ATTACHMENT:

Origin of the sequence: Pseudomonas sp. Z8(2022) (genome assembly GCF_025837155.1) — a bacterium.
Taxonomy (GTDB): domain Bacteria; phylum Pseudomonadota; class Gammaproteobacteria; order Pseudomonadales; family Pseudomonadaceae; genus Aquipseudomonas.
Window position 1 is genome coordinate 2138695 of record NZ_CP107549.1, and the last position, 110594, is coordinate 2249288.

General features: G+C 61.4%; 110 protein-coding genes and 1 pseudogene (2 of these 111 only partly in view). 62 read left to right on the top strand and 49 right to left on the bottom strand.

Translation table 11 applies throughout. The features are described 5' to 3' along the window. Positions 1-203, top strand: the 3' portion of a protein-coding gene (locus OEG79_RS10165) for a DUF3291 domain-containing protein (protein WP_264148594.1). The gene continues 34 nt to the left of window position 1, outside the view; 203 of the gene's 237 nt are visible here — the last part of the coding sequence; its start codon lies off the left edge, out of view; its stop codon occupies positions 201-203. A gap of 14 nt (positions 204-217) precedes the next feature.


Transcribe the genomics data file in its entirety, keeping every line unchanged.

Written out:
Origin of the sequence: Pseudomonas sp. Z8(2022) (genome assembly GCF_025837155.1) — a bacterium.
Taxonomy (GTDB): domain Bacteria; phylum Pseudomonadota; class Gammaproteobacteria; order Pseudomonadales; family Pseudomonadaceae; genus Aquipseudomonas.
Window position 1 is genome coordinate 2138695 of record NZ_CP107549.1, and the last position, 110594, is coordinate 2249288.

General features: G+C 61.4%; 110 protein-coding genes and 1 pseudogene (2 of these 111 only partly in view). 62 read left to right on the top strand and 49 right to left on the bottom strand.

Translation table 11 applies throughout. The features are described 5' to 3' along the window. Positions 1-203, top strand: the 3' portion of a protein-coding gene (locus OEG79_RS10165) for a DUF3291 domain-containing protein (protein WP_264148594.1). The gene continues 34 nt to the left of window position 1, outside the view; 203 of the gene's 237 nt are visible here — the last part of the coding sequence; its start codon lies off the left edge, out of view; its stop codon occupies positions 201-203. A gap of 14 nt (positions 204-217) precedes the next feature.